While Victoria’s Secret is still using its nearly perfect Photoshop skills to cover flaws in its supermodels’ photos, and Abercrombie & Fitch still holds the opinion that its clothes are most suitable for “cool kids,” American Eagle found its own way to promote new lingerie.
In its new ad campaign, American Eagle’s lingerie and apparel line Aerie has stopped Photoshopping its models. In these photos, the beauty marks, tattoos, lines, creases and puckering are all left on models’ bodies and clearly displayed.
According to “TIME,” the company said it wants to promote “more realistic standards for their teen and preteen customers.”
It immediately became one of the hottest posts on BuzzFeed and hundreds of people were celebrating this hard win against industry standards of beauty.
But does it really matter?
First of all, let’s be clear about one point: American Eagle is not some sort of charity, who thought of this idea purely from good hearts. Yes, it is so much better than Abercrombie & Fitch, but they are both essentially forms of advertising. Will it free the whole world from the pressure of body images? The answer is no.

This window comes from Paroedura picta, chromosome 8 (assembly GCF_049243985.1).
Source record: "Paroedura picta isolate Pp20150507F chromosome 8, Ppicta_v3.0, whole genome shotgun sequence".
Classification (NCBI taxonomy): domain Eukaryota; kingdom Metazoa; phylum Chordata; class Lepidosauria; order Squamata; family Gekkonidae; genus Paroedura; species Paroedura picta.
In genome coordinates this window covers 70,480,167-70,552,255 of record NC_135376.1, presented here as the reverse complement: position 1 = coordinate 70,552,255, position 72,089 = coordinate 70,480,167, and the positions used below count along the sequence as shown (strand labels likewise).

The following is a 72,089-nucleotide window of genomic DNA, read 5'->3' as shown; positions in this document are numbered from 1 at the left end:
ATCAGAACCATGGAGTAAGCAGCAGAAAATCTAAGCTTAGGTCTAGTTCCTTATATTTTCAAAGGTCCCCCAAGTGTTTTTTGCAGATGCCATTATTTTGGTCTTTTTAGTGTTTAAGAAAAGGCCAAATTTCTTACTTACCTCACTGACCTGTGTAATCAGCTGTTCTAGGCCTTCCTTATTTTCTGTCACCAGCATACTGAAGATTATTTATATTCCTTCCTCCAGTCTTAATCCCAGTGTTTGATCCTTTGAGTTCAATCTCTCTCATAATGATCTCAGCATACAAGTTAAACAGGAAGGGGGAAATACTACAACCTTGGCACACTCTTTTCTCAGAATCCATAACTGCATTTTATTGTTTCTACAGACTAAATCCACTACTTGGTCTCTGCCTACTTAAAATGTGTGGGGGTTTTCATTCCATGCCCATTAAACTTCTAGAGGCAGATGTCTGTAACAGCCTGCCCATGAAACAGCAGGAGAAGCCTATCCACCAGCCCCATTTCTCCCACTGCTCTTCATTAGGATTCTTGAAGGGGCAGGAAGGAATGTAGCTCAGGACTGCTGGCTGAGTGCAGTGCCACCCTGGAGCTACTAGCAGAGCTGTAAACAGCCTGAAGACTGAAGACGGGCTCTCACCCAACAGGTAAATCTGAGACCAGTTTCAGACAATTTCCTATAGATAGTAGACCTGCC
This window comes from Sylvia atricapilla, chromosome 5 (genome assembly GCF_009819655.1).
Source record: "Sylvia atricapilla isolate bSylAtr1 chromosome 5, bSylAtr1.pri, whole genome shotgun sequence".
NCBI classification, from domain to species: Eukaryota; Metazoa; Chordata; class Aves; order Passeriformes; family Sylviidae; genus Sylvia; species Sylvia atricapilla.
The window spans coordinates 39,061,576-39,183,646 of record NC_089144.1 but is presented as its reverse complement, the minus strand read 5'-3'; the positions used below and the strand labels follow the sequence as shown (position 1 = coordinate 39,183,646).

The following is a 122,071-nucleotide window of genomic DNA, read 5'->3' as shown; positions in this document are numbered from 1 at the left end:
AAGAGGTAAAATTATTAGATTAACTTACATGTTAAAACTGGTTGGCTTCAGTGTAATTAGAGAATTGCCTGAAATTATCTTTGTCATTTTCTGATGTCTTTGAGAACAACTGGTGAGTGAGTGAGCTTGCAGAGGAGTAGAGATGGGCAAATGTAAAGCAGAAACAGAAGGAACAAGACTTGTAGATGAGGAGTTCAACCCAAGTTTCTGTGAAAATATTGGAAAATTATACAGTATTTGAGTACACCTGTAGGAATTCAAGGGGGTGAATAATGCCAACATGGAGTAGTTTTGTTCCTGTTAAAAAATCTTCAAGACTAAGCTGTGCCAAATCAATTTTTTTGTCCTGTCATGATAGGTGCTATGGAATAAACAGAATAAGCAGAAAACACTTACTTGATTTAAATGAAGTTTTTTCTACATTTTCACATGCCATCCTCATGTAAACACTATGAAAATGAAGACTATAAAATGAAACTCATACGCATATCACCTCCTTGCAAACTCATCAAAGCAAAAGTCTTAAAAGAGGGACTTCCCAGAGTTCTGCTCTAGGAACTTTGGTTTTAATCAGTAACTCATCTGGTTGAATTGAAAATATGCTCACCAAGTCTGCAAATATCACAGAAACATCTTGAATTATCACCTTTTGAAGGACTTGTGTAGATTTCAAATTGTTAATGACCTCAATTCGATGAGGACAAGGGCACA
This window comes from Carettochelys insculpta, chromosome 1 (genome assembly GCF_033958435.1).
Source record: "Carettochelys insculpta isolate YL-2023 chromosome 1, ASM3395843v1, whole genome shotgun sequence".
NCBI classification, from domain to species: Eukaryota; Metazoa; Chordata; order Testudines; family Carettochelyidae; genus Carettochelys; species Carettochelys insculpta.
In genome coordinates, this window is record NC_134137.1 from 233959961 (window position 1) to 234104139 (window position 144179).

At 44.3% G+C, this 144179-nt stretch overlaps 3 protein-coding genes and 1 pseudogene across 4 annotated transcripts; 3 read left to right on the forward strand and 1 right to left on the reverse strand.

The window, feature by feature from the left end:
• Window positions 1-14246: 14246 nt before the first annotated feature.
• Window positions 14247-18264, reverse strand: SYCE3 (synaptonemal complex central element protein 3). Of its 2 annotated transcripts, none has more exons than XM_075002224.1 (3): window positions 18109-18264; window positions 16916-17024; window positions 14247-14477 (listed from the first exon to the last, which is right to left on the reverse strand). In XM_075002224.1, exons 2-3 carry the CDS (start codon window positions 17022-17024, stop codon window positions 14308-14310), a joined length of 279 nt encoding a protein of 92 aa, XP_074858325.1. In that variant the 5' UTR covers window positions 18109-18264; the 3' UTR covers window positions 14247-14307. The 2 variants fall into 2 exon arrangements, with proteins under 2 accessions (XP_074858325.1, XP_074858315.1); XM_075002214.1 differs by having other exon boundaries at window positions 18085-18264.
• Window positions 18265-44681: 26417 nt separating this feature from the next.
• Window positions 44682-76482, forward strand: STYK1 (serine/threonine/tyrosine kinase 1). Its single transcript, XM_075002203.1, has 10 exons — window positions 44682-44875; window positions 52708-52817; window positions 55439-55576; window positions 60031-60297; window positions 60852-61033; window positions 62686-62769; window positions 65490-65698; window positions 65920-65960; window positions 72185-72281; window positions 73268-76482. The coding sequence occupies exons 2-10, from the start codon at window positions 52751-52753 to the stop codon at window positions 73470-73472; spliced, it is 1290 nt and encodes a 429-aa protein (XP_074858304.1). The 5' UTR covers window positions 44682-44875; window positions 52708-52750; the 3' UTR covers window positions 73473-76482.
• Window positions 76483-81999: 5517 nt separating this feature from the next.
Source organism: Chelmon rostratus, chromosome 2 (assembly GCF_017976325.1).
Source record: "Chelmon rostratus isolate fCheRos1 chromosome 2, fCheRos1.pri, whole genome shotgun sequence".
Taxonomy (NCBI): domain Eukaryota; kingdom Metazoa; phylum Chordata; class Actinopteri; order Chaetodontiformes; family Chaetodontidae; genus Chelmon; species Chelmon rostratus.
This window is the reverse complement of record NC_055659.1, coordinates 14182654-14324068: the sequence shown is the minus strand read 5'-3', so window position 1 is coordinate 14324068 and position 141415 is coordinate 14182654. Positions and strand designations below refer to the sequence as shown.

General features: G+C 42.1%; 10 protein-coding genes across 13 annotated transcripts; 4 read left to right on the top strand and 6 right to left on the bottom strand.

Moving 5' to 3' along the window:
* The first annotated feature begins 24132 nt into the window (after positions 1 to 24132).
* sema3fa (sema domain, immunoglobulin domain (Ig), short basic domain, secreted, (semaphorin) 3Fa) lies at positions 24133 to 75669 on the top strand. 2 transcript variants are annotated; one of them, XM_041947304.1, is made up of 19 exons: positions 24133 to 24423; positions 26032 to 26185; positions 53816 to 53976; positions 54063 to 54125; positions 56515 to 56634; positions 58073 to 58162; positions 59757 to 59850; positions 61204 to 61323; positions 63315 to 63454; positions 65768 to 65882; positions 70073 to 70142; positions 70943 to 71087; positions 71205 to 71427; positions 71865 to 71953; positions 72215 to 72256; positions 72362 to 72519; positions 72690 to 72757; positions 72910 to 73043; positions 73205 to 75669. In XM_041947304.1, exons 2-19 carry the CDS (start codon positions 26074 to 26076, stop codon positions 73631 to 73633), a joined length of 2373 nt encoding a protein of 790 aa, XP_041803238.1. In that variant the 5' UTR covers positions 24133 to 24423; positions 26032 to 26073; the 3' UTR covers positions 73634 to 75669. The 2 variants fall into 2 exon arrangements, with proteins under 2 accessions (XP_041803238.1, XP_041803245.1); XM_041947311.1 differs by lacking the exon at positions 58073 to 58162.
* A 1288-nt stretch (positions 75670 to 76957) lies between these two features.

Second, American Eagle said they stopped using Photoshop, however, some people automatically interpreted this messages as meaning they are no longer using models. Look at these models — they are still skinny and beautiful. Photoshop or not is really not a problem for them since they are already so flawless compared to most people in the real world.
But this does not mean we should not appreciate what they are doing.
For how many times, I feel self-contemptuous (maybe this word is too strong) after I view Victoria’s Secret’s website. For how many times, I start to be on an unhealthy diet just to be a little bit skinnier. For how many times, I cannot take a leap of faith only because of what I look like. And for how many times, I complain about this world, complain about this society for how they judge me from my body, my face.
I believe there are and will be certain girls who walk into Aerie’s store and see its new ads, will look themselves in the mirror and say, “The real you is sexy.”